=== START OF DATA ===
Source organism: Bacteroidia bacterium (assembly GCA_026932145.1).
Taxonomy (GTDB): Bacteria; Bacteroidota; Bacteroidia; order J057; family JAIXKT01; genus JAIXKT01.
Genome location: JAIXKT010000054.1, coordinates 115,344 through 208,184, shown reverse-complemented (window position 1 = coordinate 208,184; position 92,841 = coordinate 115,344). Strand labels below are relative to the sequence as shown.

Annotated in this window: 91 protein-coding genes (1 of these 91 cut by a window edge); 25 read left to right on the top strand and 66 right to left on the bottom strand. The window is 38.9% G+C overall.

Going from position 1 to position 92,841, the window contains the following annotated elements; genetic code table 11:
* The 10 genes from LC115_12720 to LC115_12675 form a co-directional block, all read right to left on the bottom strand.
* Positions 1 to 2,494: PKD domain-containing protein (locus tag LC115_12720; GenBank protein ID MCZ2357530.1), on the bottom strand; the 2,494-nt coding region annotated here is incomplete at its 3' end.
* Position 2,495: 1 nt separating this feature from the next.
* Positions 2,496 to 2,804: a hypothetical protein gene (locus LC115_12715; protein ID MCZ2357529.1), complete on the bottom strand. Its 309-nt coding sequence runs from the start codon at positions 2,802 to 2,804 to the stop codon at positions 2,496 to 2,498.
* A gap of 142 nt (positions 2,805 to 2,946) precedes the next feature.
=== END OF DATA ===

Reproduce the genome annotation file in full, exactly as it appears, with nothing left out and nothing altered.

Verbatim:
Source organism: Bacteroidia bacterium (assembly GCA_026932145.1).
Taxonomy (GTDB): Bacteria; Bacteroidota; Bacteroidia; order J057; family JAIXKT01; genus JAIXKT01.
Genome location: JAIXKT010000054.1, coordinates 115,344 through 208,184, shown reverse-complemented (window position 1 = coordinate 208,184; position 92,841 = coordinate 115,344). Strand labels below are relative to the sequence as shown.

Annotated in this window: 91 protein-coding genes (1 of these 91 cut by a window edge); 25 read left to right on the top strand and 66 right to left on the bottom strand. The window is 38.9% G+C overall.

Going from position 1 to position 92,841, the window contains the following annotated elements; genetic code table 11:
* The 10 genes from LC115_12720 to LC115_12675 form a co-directional block, all read right to left on the bottom strand.
* Positions 1 to 2,494: PKD domain-containing protein (locus tag LC115_12720; GenBank protein ID MCZ2357530.1), on the bottom strand; the 2,494-nt coding region annotated here is incomplete at its 3' end.
* Position 2,495: 1 nt separating this feature from the next.
* Positions 2,496 to 2,804: a hypothetical protein gene (locus LC115_12715; protein ID MCZ2357529.1), complete on the bottom strand. Its 309-nt coding sequence runs from the start codon at positions 2,802 to 2,804 to the stop codon at positions 2,496 to 2,498.
* A gap of 142 nt (positions 2,805 to 2,946) precedes the next feature.